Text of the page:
AIRING IT OUT
December 8, 1997
In a continuing series on the Kyoto Conference in Japan, the NewsHour takes a look at the geopolitics of the global warming debate. Margaret Warner talks with Ambassador Hugo Paemen, head of the European Commission Delegation to the United States, about the rift between the U.S. and the E.U. on the reduction of greenhouse gas emissions.
A RealAudio version of this segment is available.
December 12, 1997:
An Online NewsHour forum on the global warming conference going on in Kyoto, Japan.
December 5, 1997:
A business leader questions the science behind global warming.
December 4, 1997:
A look at the the science and politics of global warming.
November 10, 1997:
An Online NewsHour forum on the U.S. plan to reduce greenhouse gas emissions.
October 22, 1997:
A discussion of President Clinton's plan to reduce greenhouse gas emissions.
June 25, 1997:
President Clinton is backing the EPA's push for tougher air quality standards, but critics say they're too costly.
February 18, 1997:
The federal Environmental Protection Agency has proposed new clean air standardsthat have been criticized by some industry, state and local officials.
March 6, 1997:
The fastest rise in temperature for perhaps ten thousand years is having a dramatic effect on the brittle ecosystem of Antarctica.
January 4, 1996
British meteorologists report that the Earth's surface temperature was higher than the average in 1995.
Browse the NewsHour's coverage of science and the environment.
EPA's global warming Web site
Global Climate Information Project
Environmental Defense Fund
Sierra Club's Web site on global warming
Global Change, a database of articles on climate change
MARGARET WARNER: Last week, we heard opposing views on the science of global warming. Tonight, we turn to the geopolitics of the debate. A major stumbling block at the Kyoto global warming conference is a rift between the United States and its European allies, with the European Union wanting more ambitious reductions in greenhouse gas emissions. Vice President Al Gore made an appearance at the Kyoto conference today to try to break the impasse. Here with us now is Amb. Hugo Paemen, head of the European Commission Delegation to the United States. Welcome, Mr. Ambassador. Explain for us the major difference between the U.S. and the European views and what to do about global warming.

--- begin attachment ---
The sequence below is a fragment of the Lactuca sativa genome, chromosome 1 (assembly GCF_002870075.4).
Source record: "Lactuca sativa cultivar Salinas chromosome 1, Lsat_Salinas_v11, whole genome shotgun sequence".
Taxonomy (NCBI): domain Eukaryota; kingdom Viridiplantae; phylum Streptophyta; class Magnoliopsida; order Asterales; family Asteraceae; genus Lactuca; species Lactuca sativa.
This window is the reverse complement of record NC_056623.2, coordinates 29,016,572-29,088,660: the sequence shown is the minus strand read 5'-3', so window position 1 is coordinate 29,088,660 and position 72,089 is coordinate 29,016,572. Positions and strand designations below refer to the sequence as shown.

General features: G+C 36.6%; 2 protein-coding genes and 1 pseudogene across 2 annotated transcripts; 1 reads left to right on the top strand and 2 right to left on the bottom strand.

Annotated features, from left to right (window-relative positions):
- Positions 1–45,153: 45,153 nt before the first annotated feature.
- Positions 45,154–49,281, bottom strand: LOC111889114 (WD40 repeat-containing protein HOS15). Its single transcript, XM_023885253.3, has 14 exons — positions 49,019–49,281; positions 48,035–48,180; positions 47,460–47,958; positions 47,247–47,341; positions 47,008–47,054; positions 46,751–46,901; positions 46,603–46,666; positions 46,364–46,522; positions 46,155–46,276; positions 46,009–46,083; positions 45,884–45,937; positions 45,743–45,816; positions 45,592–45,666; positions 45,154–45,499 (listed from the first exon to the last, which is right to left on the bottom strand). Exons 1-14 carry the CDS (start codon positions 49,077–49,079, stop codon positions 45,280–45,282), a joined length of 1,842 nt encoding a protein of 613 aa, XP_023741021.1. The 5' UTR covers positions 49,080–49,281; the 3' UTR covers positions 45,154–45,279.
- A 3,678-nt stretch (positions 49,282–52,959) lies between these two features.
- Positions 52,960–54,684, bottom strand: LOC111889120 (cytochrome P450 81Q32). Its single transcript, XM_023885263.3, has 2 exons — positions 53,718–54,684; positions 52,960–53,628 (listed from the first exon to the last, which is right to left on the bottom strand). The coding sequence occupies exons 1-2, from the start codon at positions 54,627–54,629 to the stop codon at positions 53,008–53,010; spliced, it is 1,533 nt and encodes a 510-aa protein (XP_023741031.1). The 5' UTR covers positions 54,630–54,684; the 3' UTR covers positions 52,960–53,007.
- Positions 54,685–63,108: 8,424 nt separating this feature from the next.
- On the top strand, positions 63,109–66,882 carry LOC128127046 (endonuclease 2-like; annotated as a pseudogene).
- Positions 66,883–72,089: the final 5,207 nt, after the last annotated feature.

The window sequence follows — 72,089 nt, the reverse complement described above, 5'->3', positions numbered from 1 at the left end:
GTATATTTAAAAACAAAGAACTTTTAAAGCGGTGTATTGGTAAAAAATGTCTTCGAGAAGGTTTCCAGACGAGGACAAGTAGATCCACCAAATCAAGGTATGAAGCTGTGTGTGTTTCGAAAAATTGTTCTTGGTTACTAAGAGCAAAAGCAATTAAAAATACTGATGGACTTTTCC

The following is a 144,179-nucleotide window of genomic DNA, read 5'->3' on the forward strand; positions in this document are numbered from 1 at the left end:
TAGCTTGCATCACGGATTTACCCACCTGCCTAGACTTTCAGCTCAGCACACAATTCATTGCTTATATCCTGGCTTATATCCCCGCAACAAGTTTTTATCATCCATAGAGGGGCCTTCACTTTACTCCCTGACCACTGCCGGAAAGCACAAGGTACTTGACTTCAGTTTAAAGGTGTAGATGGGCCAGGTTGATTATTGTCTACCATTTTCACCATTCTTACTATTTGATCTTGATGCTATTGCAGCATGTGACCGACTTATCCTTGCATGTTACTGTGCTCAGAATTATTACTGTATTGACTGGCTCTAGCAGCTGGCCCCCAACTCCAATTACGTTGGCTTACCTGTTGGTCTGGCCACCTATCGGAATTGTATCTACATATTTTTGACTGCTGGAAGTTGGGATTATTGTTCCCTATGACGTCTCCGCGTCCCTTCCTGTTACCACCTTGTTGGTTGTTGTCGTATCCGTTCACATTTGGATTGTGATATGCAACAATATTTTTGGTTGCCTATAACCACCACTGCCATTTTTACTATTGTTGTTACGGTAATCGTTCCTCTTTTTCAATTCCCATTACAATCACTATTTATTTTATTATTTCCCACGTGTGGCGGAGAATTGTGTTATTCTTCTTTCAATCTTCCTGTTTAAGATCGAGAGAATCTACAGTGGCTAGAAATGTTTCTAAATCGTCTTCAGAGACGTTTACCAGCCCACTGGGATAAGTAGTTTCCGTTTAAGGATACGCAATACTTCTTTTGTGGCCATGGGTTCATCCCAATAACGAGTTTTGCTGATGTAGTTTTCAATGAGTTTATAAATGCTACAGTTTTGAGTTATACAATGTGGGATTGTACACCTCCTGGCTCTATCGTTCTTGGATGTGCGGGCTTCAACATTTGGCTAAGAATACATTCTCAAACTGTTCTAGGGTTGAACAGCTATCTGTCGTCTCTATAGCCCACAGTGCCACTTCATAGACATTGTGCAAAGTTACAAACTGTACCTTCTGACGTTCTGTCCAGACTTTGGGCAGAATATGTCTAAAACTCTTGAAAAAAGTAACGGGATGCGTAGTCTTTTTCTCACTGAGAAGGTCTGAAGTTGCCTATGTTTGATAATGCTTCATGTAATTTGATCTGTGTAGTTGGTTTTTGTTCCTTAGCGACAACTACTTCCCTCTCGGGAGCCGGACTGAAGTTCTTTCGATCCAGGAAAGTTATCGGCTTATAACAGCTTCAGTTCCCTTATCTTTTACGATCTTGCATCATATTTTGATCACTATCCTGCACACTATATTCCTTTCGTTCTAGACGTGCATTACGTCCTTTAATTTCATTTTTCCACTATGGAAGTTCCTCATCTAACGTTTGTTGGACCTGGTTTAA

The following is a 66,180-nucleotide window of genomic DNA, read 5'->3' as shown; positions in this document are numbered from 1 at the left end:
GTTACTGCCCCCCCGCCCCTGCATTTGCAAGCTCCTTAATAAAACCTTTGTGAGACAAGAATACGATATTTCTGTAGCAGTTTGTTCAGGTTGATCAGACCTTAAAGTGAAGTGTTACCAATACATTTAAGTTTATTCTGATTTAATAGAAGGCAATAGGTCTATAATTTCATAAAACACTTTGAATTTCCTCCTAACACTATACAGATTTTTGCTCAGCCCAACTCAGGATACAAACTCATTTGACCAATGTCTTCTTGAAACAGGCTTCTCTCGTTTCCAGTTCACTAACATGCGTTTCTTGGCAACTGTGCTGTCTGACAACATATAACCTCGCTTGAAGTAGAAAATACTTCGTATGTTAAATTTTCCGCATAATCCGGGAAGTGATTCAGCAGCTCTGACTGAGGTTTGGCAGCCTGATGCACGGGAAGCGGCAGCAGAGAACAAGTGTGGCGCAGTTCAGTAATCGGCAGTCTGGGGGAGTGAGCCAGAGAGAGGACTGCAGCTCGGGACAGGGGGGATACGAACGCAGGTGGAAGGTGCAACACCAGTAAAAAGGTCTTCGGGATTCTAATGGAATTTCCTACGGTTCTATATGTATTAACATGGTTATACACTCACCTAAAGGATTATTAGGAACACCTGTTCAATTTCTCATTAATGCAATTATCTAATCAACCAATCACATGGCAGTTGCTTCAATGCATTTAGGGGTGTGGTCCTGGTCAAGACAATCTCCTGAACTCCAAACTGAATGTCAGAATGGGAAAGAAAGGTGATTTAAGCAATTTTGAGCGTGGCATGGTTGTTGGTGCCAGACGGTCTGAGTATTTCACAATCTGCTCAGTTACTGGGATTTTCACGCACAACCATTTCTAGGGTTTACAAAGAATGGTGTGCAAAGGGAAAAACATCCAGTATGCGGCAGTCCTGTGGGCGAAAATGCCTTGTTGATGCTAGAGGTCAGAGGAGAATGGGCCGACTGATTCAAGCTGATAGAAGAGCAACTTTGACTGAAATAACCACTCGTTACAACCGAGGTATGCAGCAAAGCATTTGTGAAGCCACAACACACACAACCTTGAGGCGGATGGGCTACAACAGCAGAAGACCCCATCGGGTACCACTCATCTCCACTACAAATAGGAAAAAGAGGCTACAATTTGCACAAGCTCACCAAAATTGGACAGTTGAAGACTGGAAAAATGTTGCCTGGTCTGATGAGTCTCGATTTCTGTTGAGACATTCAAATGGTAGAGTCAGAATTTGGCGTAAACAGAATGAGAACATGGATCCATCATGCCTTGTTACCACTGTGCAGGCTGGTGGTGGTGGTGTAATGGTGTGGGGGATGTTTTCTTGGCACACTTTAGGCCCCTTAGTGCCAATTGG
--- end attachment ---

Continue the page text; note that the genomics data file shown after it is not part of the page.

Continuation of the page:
The E.U.'s position.
HUGO PAEMEN, Ambassador, European Union: Well, the difference at this conference is that we would like to do more. We would like to have significant reductions of these emissions. And we want to go back to what we had committed ourselves to in 1992, where we said that our goal at that time was to reduce the emissions to the level of Ď90 in the year 2000. Now, we would--
MARGARET WARNER: The year 1990 in the year 2000.
HUGO PAEMEN: Thatís right, yes. And now we would do something more. We would in the year 2010 at least have a reduction of 15 percent because we havenít lived up to the commitments of Rio, the conference, in 1992. We think that if the evidence of the scientific community is right, and we have more and more indications that they are right, thereís a difference between how much it will be and so on, but clearly the overall assessment is that the phenomenon is there. If thatís true, I think we have to be serious about it. And we should go into serious reductions, and our feeling is that the population is ready to do this. It is in Europe, and from what I read in the opinion polls here in the United States, public opinion is ready to do it in the United States.
MARGARET WARNER: Now, is there really--and if there is, explain what the difference is between the U.S. and European view--that is, the Europeans would like to reduce 15 percent below the 1990 levels.